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California Suffers $50 Million In Damage

March 14, 2011

LA Times reports:

The earthquake-triggered tsunami that thrashed California’s coast Friday morning, killing one person, caused at least $50 million in damage, experts said Saturday.

Lori Dengler, a geology professor and director of the Humboldt Earthquake Education Center at Humboldt State, said the damage estimates were preliminary — and were likely to rise.

“It’s going to go up,” Dengler said. “How far up, I’m not going to predict. This is an expensive event for California.”

Officials at harbors up and down the coastline spent Saturday assessing damage from Friday’s ocean surge.

The two ports that were hit hardest were Crescent City and Santa Cruz.

The damage in Santa Cruz is estimated at $17 million, according to Port Director Lisa Ekers. She told the Santa Cruz Sentinel that 17 ships were sunk and up to 50 others were damaged.

In Santa Barbara, fierce waves turned the harbor into a tidal pool, sweeping away a barge that was used for the city’s commercial fishing operation and nearly destroying a 200-ton crane barge that became unmoored in the tumult.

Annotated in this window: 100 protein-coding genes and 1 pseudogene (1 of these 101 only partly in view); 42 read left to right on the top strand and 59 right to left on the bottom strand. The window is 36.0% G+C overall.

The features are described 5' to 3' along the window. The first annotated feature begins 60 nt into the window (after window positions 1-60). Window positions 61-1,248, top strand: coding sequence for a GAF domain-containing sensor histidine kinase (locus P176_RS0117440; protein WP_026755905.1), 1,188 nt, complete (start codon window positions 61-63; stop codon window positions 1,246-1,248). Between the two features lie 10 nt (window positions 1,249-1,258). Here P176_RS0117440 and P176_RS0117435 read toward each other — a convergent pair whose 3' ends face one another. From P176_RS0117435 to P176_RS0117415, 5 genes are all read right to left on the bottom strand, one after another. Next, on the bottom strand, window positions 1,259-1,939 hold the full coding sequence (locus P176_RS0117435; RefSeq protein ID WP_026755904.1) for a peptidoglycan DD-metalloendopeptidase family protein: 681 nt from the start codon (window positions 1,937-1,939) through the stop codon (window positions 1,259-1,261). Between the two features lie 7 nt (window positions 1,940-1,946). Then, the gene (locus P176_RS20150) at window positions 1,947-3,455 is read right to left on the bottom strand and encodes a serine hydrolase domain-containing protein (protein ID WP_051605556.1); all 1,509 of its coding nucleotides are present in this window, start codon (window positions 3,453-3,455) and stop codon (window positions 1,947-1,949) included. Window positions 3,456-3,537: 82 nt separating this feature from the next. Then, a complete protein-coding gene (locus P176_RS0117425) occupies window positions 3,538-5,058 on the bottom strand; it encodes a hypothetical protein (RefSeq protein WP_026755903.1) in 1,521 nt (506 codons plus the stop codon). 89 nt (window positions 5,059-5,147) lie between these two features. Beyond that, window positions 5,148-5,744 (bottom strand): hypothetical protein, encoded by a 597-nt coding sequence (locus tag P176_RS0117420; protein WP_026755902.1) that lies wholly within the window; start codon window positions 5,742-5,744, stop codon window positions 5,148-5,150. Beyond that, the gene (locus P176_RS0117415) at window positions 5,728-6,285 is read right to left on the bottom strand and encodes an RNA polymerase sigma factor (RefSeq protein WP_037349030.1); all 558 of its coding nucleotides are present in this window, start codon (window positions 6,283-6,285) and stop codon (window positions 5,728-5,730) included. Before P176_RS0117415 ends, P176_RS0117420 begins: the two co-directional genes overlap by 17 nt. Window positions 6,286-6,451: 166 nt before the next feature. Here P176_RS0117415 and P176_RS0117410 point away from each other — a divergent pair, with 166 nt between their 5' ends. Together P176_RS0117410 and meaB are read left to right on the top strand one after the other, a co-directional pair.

“The whole harbor entrance was kind of chaotic for about five hours,” said Santa Barbara Patrol Officer Ryan Kelly. He said several boats were damaged when they collided with barges or other vessels.

In Ventura, a city sailing dock broke off and at least one boat was lost at sea, authorities said.

In Morro Bay, a dock came loose in the waves, according to Harbor Patrol Officer Cale Moore. He said the waves continued Saturday.

Related: The Age reports:
At least 35 boats have been crushed in the harbour of a northern Californian community hit by waves from the Japanese tsunami – and an official says worse is feared.

About 7000 people were evacuated from the harbour area in Crescent City, 560km north of San Francisco, emergency services manager Cindy Henderson said on Friday.

“We have at least 35 boats that have been crushed. We have boats on top of other boats,” she told AFP, adding that their last surge had registered 2.5 metres – although it had not yet breached the sides of the harbour.

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